GEORGIA – The Town of Georgia has appointed a steering committee of officials and residents for advising the town’s eventual construction of a replacement highway garage.
Earlier this month, the town’s selectboard created the eight-person committee and immediately tasked them with recommending a consultant on a new highway garage officials hoped to bring before voters this coming November.
The committee, chaired by town administrator Amber Baker and co-chaired by selectperson Jason Burt, will be presenting those recommendations before the selectboard by the first week of February.
That committee also features selectperson Scott St. Onge, highway foreman Todd Cadieux, former selectperson Gilles Rainville, former state senator Carolyn Branagan, and area residents and landowners Kyle Grenier and Donald Dean.
Recommendations from the new committee – as well as possible tie-breaking votes should the eight-person board come to an impasse – will ultimately be decided on by the selectboard as a whole.
While there was some initial hesitation over staffing an eight-person board, the selectboard ultimately concluded an even number of members would not be an issue since final authority rested with the selectboard regardless of what comes out of the steering committee.
“The selectboard has final say over it anyway, so if it’s torn that much, we’ll get involved,” selectboard chair Matt Crawford said during the selectboard’s Jan. 13 meeting. “I don’t anticipate that will happen, but it does sort of give us final veto power.”
Georgia recently finalized an $80,000 land purchase in Georgia Center, buying a plot of 5.4 acres behind the highway department’s current garage in order to make room for building an entirely new facility, both in anticipation of Georgia’s growing population and ongoing maintenance and space issues with the town’s current garage on Plains Road.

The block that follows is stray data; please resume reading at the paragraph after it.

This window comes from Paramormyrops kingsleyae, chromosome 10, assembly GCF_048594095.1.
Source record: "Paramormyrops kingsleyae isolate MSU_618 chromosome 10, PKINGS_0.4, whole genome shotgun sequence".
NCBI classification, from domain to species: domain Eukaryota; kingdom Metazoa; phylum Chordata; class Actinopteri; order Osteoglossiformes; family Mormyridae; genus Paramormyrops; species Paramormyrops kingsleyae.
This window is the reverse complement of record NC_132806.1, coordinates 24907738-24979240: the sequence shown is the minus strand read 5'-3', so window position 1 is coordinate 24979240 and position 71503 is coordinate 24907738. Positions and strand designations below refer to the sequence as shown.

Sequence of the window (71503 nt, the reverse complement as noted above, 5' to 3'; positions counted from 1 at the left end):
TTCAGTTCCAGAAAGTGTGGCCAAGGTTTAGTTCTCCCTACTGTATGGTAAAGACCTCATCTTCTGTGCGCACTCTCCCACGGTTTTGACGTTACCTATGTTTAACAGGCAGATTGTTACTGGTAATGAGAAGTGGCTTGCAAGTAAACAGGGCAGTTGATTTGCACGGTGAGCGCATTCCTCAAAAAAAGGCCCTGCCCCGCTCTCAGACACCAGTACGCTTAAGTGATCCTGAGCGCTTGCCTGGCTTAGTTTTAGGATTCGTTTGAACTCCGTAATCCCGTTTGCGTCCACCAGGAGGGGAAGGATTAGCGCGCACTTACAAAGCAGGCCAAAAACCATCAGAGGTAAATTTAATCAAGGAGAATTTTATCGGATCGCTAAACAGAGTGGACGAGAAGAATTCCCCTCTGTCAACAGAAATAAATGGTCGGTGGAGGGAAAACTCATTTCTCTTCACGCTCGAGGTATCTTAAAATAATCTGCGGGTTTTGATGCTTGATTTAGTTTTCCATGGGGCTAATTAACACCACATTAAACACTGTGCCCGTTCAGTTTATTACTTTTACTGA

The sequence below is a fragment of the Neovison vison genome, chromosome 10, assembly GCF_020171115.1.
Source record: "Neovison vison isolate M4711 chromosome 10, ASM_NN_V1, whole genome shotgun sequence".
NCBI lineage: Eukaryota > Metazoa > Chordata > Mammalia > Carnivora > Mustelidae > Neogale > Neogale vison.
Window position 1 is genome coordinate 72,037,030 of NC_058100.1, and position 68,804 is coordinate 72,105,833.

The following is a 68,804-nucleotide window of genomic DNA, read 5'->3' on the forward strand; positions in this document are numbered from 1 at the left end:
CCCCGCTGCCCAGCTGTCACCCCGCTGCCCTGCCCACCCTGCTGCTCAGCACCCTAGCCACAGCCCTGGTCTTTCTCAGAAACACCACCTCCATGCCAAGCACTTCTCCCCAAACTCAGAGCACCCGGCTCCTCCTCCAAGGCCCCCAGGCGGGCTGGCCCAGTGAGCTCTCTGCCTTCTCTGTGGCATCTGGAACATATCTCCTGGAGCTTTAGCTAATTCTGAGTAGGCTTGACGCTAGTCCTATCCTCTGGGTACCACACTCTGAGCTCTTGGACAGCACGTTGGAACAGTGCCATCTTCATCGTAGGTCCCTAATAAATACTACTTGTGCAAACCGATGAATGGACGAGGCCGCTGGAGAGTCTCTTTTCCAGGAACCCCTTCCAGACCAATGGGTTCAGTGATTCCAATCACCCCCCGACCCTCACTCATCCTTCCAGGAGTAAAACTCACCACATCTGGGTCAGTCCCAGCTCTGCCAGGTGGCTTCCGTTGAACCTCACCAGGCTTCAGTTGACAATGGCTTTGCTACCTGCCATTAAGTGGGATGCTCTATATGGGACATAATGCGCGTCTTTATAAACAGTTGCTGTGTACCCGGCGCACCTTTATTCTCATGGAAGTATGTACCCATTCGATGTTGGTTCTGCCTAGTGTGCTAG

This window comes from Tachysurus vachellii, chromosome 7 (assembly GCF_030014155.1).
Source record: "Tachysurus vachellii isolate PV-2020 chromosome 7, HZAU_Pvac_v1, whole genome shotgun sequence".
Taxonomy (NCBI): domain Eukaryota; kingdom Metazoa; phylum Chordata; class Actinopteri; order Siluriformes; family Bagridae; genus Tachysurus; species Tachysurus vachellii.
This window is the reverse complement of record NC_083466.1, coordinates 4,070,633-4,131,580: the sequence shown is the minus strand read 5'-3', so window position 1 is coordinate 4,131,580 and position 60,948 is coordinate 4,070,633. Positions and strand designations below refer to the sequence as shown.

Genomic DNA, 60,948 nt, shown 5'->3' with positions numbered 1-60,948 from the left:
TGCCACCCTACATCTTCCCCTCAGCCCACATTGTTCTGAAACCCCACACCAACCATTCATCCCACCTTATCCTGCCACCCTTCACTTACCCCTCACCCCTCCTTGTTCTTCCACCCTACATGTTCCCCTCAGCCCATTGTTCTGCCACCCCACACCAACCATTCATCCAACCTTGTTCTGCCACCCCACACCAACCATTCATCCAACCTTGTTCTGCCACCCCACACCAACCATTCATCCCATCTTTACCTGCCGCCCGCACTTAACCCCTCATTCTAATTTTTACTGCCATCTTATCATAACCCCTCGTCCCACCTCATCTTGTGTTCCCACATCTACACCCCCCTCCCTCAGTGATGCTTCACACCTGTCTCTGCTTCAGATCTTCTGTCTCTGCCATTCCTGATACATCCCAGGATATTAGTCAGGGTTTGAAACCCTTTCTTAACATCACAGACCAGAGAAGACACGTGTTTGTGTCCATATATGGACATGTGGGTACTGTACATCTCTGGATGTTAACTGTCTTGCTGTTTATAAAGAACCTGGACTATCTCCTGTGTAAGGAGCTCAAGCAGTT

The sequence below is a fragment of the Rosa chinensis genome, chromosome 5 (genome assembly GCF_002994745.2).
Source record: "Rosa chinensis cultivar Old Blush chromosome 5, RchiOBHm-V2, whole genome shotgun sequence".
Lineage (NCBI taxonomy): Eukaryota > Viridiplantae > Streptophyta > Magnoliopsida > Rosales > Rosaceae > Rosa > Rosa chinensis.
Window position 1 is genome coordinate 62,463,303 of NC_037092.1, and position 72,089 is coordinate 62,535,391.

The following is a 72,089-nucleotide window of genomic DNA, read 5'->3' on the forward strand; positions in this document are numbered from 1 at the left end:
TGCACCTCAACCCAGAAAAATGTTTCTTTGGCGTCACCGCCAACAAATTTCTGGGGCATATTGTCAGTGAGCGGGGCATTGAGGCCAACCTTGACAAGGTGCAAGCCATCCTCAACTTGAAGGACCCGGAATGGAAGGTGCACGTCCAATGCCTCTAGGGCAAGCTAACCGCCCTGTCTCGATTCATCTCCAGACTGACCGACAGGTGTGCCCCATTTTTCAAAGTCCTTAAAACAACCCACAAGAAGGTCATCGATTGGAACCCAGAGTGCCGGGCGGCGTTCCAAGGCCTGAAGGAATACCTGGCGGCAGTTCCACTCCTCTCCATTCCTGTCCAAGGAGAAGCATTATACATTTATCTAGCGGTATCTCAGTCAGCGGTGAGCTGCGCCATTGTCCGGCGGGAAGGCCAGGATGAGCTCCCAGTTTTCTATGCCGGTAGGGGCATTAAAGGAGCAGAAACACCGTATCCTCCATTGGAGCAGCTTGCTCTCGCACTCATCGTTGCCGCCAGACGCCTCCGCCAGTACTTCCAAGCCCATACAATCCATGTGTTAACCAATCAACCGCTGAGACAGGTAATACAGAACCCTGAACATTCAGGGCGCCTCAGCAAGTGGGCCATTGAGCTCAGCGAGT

In 2018, a maintenance report filed by VIS Construction Consultants for the Town of Georgia found numerous safety and maintenance issues within the town’s current garage, including structural issues and problems with heating and ventilation.
Officials attributed most of the issues to deferred maintenance on the part of the town.
While the town has spent the past year making repairs to the garage, officials have largely come to the consensus that the town should look to replace the current garage with a larger facility, with the expectation the current garage could provide cold storage for the highway department.
When appointing their steering committee, the board also questioned whether there were conflicts of interest involved with including area landowners in the recommendations process, as Dean lives in the area and Grenier is a co-owner of the Georgia Center Market now undergoing renovations.
The selectboard almost immediately decided that would not be an issue.
“They have a voice but it’s going to come to us for a final say,” selectperson Tara Wright said.
According to officials, the town has already received four bids for the consultant’s position.
The highway building committee is expected to turnaround recommendations for a consultant by Feb. 3.